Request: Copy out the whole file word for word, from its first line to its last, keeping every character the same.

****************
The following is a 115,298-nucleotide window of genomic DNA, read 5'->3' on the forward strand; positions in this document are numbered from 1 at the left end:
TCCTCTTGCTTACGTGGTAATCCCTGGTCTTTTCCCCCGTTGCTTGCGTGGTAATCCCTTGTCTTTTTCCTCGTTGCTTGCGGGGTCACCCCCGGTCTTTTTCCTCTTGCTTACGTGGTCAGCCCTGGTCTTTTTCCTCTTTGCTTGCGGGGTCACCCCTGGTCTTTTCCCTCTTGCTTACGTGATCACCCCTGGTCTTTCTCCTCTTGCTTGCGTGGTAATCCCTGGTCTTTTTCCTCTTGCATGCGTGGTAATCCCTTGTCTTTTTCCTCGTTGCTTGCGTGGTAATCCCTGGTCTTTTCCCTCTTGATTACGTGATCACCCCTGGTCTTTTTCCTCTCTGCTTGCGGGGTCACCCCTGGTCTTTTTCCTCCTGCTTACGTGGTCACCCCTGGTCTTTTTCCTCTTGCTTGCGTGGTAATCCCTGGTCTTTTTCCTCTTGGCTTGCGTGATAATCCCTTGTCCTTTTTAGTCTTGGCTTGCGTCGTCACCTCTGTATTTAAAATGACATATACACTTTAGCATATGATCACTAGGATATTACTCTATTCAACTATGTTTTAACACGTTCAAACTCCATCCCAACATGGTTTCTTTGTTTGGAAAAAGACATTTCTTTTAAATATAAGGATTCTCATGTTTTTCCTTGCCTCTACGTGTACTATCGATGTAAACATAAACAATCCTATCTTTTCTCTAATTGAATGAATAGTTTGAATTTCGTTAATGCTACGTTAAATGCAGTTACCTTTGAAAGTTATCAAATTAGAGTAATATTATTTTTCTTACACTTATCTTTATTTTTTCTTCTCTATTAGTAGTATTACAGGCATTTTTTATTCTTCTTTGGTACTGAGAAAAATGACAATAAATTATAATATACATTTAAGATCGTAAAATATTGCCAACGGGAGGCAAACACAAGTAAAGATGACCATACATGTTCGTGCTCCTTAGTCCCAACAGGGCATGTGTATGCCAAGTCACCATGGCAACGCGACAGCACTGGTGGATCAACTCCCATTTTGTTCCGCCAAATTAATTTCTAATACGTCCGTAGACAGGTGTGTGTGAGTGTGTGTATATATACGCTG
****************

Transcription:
The following is a 115,298-nucleotide window of genomic DNA, read 5'->3' on the forward strand; positions in this document are numbered from 1 at the left end:
TCCTCTTGCTTACGTGGTAATCCCTGGTCTTTTCCCCCGTTGCTTGCGTGGTAATCCCTTGTCTTTTTCCTCGTTGCTTGCGGGGTCACCCCCGGTCTTTTTCCTCTTGCTTACGTGGTCAGCCCTGGTCTTTTTCCTCTTTGCTTGCGGGGTCACCCCTGGTCTTTTCCCTCTTGCTTACGTGATCACCCCTGGTCTTTCTCCTCTTGCTTGCGTGGTAATCCCTGGTCTTTTTCCTCTTGCATGCGTGGTAATCCCTTGTCTTTTTCCTCGTTGCTTGCGTGGTAATCCCTGGTCTTTTCCCTCTTGATTACGTGATCACCCCTGGTCTTTTTCCTCTCTGCTTGCGGGGTCACCCCTGGTCTTTTTCCTCCTGCTTACGTGGTCACCCCTGGTCTTTTTCCTCTTGCTTGCGTGGTAATCCCTGGTCTTTTTCCTCTTGGCTTGCGTGATAATCCCTTGTCCTTTTTAGTCTTGGCTTGCGTCGTCACCTCTGTATTTAAAATGACATATACACTTTAGCATATGATCACTAGGATATTACTCTATTCAACTATGTTTTAACACGTTCAAACTCCATCCCAACATGGTTTCTTTGTTTGGAAAAAGACATTTCTTTTAAATATAAGGATTCTCATGTTTTTCCTTGCCTCTACGTGTACTATCGATGTAAACATAAACAATCCTATCTTTTCTCTAATTGAATGAATAGTTTGAATTTCGTTAATGCTACGTTAAATGCAGTTACCTTTGAAAGTTATCAAATTAGAGTAATATTATTTTTCTTACACTTATCTTTATTTTTTCTTCTCTATTAGTAGTATTACAGGCATTTTTTATTCTTCTTTGGTACTGAGAAAAATGACAATAAATTATAATATACATTTAAGATCGTAAAATATTGCCAACGGGAGGCAAACACAAGTAAAGATGACCATACATGTTCGTGCTCCTTAGTCCCAACAGGGCATGTGTATGCCAAGTCACCATGGCAACGCGACAGCACTGGTGGATCAACTCCCATTTTGTTCCGCCAAATTAATTTCTAATACGTCCGTAGACAGGTGTGTGTGAGTGTGTGTATATATACGCTG